2 Corinthians 12:7b-10
    Therefore, in order to keep me from becoming conceited, I was given a thorn in my flesh, a messenger of Satan, to torment me.  Three times I pleaded with the Lord to take it away from me.  But he said to me, “My grace is sufficient for you, for my power is made perfect in weakness.”  Therefore I will boast all the more gladly about my weaknesses, so that Christ’s power may rest on me.  That is why, for Christ’s sake, I delight in weaknesses, in insults, in hardships, in persecutions, in difficulties.  For when I am weak, then I am strong.

    Fallen humanity is totally depraved so that, in and of ourselves, none of us can be subject to the law of God (see Romans 8:7). 

    Romans 8:7
    The mind governed by the flesh is hostile to God; it does not submit to God’s law, nor can it do so.

    But all those who are made spiritually alive through justification by faith in Christ, and who have God’s Spirit now dwelling in them, find victory over the sinful flesh and holy living a possibility:

    Romans 8:9-10
    You, however, are not in the realm of the flesh but are in the realm of the Spirit, if indeed the Spirit of God lives in you.  And if anyone does not have the Spirit of Christ, they do not belong to Christ.  But if Christ is in you, then even though your body is subject to death because of sin, the Spirit gives life because of righteousness
    Galatians 5:16, 22-23
    So I say, walk by the Spirit, and you will not gratify the desires of the flesh.  ...But the fruit of the Spirit is love, joy, peace, forbearance, kindness, goodness, faithfulness, gentleness and self-control.  Against such things there is no law.

    To such converted persons, Christ’s holy life becomes their example and their goal in Christian living:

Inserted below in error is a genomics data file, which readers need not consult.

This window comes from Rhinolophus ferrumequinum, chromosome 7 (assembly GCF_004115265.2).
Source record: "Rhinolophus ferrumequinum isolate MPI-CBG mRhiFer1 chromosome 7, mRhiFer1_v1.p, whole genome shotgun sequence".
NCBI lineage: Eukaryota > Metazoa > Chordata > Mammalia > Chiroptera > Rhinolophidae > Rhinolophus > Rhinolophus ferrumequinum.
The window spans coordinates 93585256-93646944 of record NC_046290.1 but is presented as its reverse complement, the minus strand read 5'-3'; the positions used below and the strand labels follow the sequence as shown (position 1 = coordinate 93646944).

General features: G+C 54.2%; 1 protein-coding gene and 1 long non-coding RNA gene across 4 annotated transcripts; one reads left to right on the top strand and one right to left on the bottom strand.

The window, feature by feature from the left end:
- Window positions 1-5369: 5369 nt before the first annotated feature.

Philippians 3:12-14
    Not that I have already obtained all this, or have already arrived at my goal, but I press on to take hold of that for which Christ Jesus took hold of me.  Brothers and sisters, I do not consider myself yet to have taken hold of it.  But one thing I do:  Forgetting what is behind and straining toward what is ahead, I press on toward the goal to win the prize for which God has called me heavenward in Christ Jesus.
    Romans 13:14
    Rather, clothe yourselves with the Lord Jesus Christ, and do not think about how to gratify the desires of the flesh.
    2 Corinthians 3:17-18
    Now the Lord is the Spirit, and where the Spirit of the Lord is, there is freedom.  And we all, who with unveiled faces contemplate the Lord’s glory, are being transformed into his image with ever-increasing glory, which comes from the Lord, who is the Spirit.

  2. Morally.  To be made spiritually alive does not mean that the moral nature has been changed in any way.  Thus, when Christ took upon Himself our humanity, even though that humanity was made spiritually alive, its nature was still bent toward self, still under the pressure of the law of sin.  Christ’s holy living, therefore, always involved the cross of self-denial: